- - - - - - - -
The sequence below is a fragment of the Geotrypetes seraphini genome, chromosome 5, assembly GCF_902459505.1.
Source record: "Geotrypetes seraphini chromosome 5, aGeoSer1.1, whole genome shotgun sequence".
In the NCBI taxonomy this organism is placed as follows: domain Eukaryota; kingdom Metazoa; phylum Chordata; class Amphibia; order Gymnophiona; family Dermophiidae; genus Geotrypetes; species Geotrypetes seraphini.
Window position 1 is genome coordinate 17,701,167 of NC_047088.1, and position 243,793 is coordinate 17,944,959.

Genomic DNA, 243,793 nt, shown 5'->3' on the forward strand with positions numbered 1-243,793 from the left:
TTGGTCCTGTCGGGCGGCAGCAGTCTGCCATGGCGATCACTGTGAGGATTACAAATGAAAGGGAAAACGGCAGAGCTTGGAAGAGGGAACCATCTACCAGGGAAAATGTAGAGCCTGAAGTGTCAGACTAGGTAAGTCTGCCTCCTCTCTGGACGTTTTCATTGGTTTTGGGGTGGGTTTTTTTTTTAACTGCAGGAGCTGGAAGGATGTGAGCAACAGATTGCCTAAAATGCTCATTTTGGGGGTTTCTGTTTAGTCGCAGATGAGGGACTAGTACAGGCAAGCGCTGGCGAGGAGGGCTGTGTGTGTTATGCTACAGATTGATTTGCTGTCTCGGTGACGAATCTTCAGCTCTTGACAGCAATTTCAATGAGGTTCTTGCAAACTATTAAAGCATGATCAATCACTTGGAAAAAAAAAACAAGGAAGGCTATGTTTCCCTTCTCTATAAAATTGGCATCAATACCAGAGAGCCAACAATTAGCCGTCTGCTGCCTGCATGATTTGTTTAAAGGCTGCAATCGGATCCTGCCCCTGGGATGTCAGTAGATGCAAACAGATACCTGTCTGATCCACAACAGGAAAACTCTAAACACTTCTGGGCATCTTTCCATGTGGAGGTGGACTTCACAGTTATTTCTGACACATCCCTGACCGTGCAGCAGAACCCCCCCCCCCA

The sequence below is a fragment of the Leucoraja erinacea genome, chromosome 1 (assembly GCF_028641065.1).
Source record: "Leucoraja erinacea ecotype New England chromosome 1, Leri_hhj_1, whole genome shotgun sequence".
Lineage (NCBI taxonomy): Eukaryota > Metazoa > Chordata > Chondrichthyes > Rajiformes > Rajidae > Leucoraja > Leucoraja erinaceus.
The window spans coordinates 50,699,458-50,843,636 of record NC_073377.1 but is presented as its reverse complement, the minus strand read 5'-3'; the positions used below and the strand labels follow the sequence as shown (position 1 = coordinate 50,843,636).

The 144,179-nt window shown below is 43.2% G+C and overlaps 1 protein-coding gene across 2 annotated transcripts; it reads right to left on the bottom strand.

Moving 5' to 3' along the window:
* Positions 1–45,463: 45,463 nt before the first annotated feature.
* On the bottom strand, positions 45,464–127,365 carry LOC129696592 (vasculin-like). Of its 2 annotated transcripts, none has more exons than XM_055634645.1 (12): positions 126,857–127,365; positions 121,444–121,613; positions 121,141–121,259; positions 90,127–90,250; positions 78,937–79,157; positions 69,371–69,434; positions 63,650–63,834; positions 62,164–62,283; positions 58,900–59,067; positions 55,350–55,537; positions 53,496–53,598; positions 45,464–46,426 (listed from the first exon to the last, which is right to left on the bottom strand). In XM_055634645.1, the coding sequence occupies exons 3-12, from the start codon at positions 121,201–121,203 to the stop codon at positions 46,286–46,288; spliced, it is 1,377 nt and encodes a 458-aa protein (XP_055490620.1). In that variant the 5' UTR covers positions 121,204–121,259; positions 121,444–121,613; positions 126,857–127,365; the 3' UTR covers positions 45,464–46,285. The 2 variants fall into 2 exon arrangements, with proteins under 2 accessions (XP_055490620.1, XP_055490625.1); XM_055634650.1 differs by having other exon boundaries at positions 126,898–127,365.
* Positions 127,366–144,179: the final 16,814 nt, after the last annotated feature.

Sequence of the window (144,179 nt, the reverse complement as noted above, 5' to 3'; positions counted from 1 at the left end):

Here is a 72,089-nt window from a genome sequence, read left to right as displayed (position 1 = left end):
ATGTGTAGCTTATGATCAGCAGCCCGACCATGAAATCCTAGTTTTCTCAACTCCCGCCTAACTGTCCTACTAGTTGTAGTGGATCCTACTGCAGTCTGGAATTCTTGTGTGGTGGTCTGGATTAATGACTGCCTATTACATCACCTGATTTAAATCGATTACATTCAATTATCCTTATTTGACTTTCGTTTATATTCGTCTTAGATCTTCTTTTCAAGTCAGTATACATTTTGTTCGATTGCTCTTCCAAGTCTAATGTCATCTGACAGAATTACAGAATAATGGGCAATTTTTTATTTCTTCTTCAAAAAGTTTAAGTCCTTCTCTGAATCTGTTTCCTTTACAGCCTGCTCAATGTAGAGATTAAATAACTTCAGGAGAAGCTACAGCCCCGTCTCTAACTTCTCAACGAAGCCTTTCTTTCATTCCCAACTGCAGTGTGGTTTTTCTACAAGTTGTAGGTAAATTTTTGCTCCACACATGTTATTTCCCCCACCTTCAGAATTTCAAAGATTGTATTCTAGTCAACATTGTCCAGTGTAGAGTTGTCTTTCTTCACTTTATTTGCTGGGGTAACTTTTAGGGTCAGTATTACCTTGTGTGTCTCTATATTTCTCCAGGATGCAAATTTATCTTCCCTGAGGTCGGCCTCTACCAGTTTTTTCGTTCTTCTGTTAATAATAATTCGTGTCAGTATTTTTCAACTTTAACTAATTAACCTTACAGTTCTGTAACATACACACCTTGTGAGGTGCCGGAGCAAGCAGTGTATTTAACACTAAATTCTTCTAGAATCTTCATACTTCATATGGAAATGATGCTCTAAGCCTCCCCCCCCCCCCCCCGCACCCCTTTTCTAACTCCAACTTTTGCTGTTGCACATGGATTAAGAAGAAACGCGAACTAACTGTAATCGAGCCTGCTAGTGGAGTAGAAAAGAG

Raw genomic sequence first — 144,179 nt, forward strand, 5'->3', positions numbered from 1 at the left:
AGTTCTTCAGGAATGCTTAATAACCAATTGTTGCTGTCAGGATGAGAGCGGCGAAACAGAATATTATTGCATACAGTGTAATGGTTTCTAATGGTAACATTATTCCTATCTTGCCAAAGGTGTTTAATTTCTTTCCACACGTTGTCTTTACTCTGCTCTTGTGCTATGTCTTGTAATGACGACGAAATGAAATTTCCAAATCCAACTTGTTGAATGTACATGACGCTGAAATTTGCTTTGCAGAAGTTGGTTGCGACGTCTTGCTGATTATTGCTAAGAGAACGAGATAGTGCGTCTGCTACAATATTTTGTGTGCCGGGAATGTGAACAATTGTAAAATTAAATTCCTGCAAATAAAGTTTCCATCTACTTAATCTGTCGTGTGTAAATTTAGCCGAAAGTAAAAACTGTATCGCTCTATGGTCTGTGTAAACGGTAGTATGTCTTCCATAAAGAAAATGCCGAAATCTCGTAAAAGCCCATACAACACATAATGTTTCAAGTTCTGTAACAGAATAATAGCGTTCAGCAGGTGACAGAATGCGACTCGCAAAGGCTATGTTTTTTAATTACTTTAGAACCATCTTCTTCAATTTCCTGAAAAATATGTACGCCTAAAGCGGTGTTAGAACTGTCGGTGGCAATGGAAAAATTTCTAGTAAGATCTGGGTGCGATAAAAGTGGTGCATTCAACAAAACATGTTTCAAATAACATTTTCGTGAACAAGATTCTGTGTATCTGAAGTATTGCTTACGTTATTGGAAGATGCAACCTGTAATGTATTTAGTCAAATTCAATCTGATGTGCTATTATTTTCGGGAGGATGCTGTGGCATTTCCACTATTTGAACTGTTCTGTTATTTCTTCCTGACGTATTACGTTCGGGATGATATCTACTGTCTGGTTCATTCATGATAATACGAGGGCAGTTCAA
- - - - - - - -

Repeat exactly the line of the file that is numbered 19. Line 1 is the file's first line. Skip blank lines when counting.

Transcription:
Raw genomic sequence first — 144,179 nt, forward strand, 5'->3', positions numbered from 1 at the left: